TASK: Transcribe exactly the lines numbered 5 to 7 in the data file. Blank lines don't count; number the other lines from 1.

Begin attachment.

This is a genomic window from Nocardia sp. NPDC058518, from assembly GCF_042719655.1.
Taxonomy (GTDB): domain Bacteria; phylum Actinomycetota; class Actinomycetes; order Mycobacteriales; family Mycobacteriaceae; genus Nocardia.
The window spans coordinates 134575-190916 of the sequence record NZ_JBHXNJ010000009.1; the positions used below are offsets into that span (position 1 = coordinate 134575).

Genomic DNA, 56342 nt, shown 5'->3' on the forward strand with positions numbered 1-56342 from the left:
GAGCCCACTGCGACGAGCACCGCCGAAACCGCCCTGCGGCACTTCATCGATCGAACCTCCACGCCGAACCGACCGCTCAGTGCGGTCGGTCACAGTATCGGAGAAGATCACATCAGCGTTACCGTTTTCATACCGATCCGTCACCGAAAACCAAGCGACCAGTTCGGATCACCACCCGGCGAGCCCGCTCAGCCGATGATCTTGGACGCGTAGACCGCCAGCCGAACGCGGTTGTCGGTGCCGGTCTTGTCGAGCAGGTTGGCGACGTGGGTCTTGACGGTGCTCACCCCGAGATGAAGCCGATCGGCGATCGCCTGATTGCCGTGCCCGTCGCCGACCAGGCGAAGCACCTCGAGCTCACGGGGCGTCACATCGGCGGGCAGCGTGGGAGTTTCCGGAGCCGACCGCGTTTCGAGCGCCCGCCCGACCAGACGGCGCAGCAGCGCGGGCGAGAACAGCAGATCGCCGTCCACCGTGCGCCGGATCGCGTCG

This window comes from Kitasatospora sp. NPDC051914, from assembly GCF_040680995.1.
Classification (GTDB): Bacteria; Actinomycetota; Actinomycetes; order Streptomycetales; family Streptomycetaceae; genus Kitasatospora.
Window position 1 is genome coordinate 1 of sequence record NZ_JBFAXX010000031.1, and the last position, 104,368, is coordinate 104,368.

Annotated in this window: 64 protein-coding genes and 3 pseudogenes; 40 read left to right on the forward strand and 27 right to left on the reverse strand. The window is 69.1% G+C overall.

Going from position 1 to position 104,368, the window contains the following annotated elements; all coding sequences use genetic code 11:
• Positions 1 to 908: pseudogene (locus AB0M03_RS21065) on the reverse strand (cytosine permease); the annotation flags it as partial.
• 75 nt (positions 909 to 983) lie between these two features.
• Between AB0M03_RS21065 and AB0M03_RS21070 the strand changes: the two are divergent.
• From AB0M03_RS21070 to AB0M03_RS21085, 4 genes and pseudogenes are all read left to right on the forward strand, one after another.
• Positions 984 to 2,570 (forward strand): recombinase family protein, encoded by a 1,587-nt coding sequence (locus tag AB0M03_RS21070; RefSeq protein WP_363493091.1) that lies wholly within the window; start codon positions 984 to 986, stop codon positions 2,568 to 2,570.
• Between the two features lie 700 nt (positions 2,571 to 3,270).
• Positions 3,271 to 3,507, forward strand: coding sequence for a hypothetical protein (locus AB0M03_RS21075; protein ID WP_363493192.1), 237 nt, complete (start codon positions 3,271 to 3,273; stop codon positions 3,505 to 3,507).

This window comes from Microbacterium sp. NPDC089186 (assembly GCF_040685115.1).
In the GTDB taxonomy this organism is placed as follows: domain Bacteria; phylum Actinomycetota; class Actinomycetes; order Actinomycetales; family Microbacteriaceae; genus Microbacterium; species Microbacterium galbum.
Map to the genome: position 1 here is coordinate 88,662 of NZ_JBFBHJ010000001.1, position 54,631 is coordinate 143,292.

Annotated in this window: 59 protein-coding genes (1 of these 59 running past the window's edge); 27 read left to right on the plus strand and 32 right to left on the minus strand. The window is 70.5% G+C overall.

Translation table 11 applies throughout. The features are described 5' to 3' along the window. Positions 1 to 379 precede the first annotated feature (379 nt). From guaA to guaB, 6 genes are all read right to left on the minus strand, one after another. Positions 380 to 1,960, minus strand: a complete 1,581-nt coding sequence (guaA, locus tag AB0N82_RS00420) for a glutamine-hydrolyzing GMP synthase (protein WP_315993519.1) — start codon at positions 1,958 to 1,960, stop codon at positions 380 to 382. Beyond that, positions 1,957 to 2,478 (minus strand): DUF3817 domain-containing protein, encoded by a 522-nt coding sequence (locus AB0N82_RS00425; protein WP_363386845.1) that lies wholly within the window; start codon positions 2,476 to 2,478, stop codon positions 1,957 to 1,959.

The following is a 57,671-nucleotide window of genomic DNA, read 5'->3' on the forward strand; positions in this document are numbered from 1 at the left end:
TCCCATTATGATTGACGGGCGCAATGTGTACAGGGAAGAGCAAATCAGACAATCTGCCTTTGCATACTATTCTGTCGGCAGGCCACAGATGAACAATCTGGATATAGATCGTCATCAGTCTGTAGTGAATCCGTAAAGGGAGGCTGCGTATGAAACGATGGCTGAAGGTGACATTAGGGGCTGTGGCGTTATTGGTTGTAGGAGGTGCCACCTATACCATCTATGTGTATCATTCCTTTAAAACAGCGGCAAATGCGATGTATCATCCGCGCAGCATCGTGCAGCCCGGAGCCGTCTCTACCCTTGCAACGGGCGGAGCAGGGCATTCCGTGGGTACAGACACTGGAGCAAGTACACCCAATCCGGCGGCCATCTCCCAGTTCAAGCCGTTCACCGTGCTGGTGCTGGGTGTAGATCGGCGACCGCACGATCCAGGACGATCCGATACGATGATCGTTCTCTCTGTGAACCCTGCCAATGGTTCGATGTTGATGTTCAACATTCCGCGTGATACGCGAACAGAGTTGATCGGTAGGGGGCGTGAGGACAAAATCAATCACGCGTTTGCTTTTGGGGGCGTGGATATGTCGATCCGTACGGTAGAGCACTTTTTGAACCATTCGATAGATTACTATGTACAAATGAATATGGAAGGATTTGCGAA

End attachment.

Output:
GAGCCCACTGCGACGAGCACCGCCGAAACCGCCCTGCGGCACTTCATCGATCGAACCTCCACGCCGAACCGACCGCTCAGTGCGGTCGGTCACAGTATCGGAGAAGATCACATCAGCGTTACCGTTTTCATACCGATCCGTCACCGAAAACCAAGCGACCAGTTCGGATCACCACCCGGCGAGCCCGCTCAGCCGATGATCTTGGACGCGTAGACCGCCAGCCGAACGCGGTTGTCGGTGCCGGTCTTGTCGAGCAGGTTGGCGACGTGGGTCTTGACGGTGCTCACCCCGAGATGAAGCCGATCGGCGATCGCCTGATTGCCGTGCCCGTCGCCGACCAGGCGAAGCACCTCGAGCTCACGGGGCGTCACATCGGCGGGCAGCGTGGGAGTTTCCGGAGCCGACCGCGTTTCGAGCGCCCGCCCGACCAGACGGCGCAGCAGCGCGGGCGAGAACAGCAGATCGCCGTCCACCGTGCGCCGGATCGCGTCG

This window comes from Kitasatospora sp. NPDC051914, from assembly GCF_040680995.1.
Classification (GTDB): Bacteria; Actinomycetota; Actinomycetes; order Streptomycetales; family Streptomycetaceae; genus Kitasatospora.